[EM] [CES #4445] Re: Looking at Condorcet
rbj at audioimagination.com
Tue Feb 7 21:51:55 PST 2012
On 2/7/12 2:07 PM, Kevin Venzke wrote:
> Hi Robert,
> I think that the basic claim of "Condorcet doesn't necessarily pick
> the option whom the elecotorate prefers" (in terms of
> total utility) won't be too controversial. Any kind of model usually
> assumes internal utilities (such as based on distances in
> issue space) because we need these to figure out how voters
> prioritize. One could try to assume that some set of
> internal utilities might have some absolute, aggregable value. In that
> case it is really easy to produce a scenario where the
> majority favorite isn't the utility winner.
in the two-candidate case, you would have to assume unequal treatment
for voters. if all voters' votes have equal weight, you must accept
that the majority candidate is also the choice maximum general utility
to the society that the voters come from.
> All you need is one case and you get Clay's "not necessarily."
sure, but attaching "not necessarily" to "proven mathematical fact" is a
pretty meaningless semantic. the proven mathematical fact says
essentially nothing. like a tautology.
but when Clay says that Score or Approval is better at picking the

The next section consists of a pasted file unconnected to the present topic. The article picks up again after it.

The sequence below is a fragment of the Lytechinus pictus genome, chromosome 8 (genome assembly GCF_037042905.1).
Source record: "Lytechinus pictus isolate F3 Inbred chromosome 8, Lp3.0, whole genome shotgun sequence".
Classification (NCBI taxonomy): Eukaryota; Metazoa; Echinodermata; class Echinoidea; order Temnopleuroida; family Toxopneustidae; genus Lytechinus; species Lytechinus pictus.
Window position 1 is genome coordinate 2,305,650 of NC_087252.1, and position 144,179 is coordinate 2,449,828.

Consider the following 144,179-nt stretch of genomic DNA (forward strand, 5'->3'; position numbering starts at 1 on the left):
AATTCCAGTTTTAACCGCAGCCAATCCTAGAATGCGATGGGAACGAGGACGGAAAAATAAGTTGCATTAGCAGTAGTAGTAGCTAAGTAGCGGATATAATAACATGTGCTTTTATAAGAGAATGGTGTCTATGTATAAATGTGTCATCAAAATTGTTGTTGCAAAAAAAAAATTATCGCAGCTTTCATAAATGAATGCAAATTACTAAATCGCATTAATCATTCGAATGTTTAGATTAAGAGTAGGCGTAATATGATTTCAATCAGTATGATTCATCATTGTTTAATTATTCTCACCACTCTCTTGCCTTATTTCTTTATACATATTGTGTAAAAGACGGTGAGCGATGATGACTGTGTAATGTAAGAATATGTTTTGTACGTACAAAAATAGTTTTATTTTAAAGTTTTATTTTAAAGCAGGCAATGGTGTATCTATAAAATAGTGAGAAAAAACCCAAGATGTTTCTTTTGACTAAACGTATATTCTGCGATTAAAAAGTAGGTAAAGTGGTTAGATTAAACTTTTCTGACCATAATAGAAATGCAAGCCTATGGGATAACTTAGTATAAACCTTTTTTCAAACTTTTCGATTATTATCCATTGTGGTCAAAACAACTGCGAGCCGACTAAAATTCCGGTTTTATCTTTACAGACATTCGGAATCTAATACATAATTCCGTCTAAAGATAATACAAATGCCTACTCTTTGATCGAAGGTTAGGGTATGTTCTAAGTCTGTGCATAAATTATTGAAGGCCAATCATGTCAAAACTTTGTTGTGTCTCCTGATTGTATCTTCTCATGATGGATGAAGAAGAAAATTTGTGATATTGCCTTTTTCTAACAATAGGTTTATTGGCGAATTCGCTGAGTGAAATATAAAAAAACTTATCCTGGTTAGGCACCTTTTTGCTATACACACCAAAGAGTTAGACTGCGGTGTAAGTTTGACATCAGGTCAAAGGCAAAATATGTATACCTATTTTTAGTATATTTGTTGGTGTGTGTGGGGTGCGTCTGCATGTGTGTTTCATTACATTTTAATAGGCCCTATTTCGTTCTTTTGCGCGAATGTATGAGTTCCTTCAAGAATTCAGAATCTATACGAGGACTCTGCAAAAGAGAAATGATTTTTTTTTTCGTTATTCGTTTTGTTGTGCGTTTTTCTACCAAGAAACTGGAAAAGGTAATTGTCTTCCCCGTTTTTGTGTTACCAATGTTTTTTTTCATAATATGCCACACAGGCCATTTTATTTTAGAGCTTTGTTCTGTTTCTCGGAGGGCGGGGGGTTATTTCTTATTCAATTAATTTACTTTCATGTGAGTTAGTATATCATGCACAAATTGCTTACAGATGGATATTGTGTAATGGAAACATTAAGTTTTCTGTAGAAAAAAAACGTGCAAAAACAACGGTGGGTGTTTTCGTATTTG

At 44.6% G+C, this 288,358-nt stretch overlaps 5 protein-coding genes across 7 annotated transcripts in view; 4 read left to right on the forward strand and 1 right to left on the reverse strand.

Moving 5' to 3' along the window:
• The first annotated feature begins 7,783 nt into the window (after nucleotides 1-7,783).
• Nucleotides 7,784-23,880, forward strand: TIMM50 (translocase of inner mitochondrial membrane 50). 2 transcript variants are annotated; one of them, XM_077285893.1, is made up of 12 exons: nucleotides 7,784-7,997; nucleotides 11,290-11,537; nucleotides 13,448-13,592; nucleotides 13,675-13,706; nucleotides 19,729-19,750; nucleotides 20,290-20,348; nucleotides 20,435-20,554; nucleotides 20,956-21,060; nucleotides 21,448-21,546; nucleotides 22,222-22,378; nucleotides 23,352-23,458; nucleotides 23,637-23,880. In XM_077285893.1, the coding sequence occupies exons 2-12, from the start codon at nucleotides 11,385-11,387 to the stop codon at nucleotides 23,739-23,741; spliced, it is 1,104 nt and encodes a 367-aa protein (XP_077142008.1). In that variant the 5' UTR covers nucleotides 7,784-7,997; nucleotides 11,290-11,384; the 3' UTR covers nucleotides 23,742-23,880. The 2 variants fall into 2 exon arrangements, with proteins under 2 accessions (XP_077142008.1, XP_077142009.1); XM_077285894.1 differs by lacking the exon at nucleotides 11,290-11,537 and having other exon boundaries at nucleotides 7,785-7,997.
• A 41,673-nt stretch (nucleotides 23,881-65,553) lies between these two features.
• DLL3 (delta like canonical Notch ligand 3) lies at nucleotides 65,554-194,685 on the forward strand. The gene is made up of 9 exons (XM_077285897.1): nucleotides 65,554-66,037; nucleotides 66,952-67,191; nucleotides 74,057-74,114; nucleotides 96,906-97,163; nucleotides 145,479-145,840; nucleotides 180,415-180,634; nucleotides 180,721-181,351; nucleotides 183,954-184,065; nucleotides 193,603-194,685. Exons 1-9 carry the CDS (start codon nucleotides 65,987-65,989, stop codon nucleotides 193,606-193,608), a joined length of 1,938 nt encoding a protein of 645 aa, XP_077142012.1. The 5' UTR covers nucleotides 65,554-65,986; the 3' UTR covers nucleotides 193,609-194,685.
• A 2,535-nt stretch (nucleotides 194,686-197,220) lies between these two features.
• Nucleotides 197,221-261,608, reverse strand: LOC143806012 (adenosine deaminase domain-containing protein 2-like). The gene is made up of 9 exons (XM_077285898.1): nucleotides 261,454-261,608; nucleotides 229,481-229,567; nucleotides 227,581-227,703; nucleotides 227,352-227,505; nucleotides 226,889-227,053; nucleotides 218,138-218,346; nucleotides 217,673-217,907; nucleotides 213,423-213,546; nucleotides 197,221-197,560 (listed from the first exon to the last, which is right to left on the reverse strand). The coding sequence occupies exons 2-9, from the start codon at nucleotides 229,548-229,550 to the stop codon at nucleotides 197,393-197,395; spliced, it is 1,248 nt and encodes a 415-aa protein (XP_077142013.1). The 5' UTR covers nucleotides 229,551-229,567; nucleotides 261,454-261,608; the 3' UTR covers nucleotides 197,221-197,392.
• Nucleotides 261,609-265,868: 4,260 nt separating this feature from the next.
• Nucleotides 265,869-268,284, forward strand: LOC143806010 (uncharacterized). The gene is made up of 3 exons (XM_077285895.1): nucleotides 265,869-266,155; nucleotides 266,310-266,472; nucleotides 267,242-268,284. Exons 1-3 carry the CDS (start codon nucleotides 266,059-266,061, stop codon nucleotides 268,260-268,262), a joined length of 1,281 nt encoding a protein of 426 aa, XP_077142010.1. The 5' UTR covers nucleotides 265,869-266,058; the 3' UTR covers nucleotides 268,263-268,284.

Condorcet winner than is a Condorcet-compliant method, *that* is no
tautology is obviously controversial, since it says that there is a
number closer to 3 than the number 3 itself.
> You ask how we can decide, then, not to elect voted majority
> favorites. Assuming voters are strategic I don't know of a good answer
> to this.
> You suggest a model where there are only two candidates and the
> voter-for-candidate utilities are all either 0 or 1.
if it isn't 0 (for when you don't get who you voted for) and 1 (for when
your candidate is elected), then some voter is diluting their utilities
and i think it's pretty useless and in bad taste to ask voters to do
that explicitly with a Score ballot.
> If that's an accurate model then Clay's claim doesn't work. But with
> virtually any other model it will be true sometimes
> that the voted majority favorite isn't the utility maximizer.
well, once we get three or more candidates, it's a question as to whom
either the "majority favorite" is or who is the "utility maximizer."
Condorcet doesn't go there. Condorcet makes no other assumptions other
than the "simple majority" and "one person, one vote" (which are what we
already base two-choice elections on) when any two candidates are paired
up. and then Condorcet imposes logical consistency: If Candidate A is
the best choice for office, then Candidate A must be a better choice
than Candidate B. And Candidate A must be a better choice than
Candidate C. etc.
r b-j rbj at audioimagination.com
"Imagination is more important than knowledge."
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